Old Friends and Older Buildings

After leaving my new friends in Edinburgh behind, I was thrilled to spend a day in St Andrews with friends from my old high school. Pearson College is an international school; when I was there 82 countries were represented, despite there being only 160 of us! At breakfast that morning the eight of us were repping Canada (New Brunswick and Newfoundland), Germany, Slovakia, Guatemala, United States (California), Scotland and Denmark. Quite a bunch!

The knave of the cathedral.

Anyway, they might be old friends, but the ruins of St Andrews beat them all by a couple of centuries. The city itself is rather quaint, but you can get a pretty good sense of the place through the half-standing cathedrals and worn spires. The remains of the St Andrews cathedral are particularly impressive; it certainly evokes a feeling of majesty despite the remains being strewn about on the seaside.

Entrance to the Cathedral Ruins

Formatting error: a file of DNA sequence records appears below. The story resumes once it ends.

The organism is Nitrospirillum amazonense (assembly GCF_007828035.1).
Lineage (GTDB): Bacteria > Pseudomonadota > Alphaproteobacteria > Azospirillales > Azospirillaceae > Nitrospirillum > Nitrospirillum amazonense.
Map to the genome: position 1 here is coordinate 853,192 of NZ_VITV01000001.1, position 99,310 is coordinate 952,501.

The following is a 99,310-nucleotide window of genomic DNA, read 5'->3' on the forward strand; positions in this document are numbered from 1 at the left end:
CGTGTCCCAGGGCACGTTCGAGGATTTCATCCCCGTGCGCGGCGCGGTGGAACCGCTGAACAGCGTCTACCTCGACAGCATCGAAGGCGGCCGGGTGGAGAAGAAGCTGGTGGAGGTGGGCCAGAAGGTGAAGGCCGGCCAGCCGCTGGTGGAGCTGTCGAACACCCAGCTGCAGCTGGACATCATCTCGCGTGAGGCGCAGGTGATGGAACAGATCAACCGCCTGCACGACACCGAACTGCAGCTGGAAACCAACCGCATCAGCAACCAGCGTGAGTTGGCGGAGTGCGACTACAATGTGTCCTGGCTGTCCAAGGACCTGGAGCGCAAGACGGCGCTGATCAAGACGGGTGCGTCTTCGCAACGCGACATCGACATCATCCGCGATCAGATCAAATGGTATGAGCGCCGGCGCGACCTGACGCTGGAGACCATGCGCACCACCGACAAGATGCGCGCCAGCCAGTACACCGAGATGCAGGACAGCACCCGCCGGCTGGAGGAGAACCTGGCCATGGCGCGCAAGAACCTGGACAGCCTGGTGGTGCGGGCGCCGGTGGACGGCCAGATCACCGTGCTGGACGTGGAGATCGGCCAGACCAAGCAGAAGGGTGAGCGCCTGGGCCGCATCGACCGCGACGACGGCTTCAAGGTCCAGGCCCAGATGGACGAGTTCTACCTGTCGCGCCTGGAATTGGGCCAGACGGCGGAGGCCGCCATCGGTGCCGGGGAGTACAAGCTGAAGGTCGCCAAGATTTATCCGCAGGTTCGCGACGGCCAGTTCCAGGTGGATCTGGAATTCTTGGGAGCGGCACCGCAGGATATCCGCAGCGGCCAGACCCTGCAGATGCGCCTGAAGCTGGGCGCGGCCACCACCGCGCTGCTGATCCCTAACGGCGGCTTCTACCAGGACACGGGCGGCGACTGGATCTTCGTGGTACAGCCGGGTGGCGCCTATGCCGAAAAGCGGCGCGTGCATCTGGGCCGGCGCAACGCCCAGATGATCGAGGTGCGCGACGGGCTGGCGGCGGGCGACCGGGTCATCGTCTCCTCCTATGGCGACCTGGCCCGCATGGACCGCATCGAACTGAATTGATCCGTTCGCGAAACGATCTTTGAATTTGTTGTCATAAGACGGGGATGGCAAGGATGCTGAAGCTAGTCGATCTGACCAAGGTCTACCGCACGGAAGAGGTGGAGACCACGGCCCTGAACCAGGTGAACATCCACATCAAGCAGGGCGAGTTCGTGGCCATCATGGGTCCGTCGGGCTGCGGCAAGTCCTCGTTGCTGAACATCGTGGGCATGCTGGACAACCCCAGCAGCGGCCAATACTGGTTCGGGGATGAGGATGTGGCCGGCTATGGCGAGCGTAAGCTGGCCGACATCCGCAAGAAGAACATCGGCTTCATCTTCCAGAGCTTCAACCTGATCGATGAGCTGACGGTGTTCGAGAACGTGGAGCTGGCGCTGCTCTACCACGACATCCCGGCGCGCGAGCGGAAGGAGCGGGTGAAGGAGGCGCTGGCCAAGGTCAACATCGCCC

Sibia (my friend from Guatemala) and I also walked the pier – out to the ocean. The windswept coast was a sight to behold. You could almost hear the Selky’s cry over the vast expanse.

In the evening, my German friend, Alex brought me to an alumni gathering of the German Society of St Andrews. Not only did this offer a great look into how other universities doe their alumni fundraising (lots to talk about at Cambridge!), it was a chance to have a vigorous debate about Europe with a few Germans studying international relations (I promise I didn’t start it). A light-hearted but vigorous evening!

On the St Andrews Pier

I’m writing this from an Oslo airport, and am now excited to see what the Nordic countries hold – I’ve come to realise that this unfortunately includes different plug sockets.


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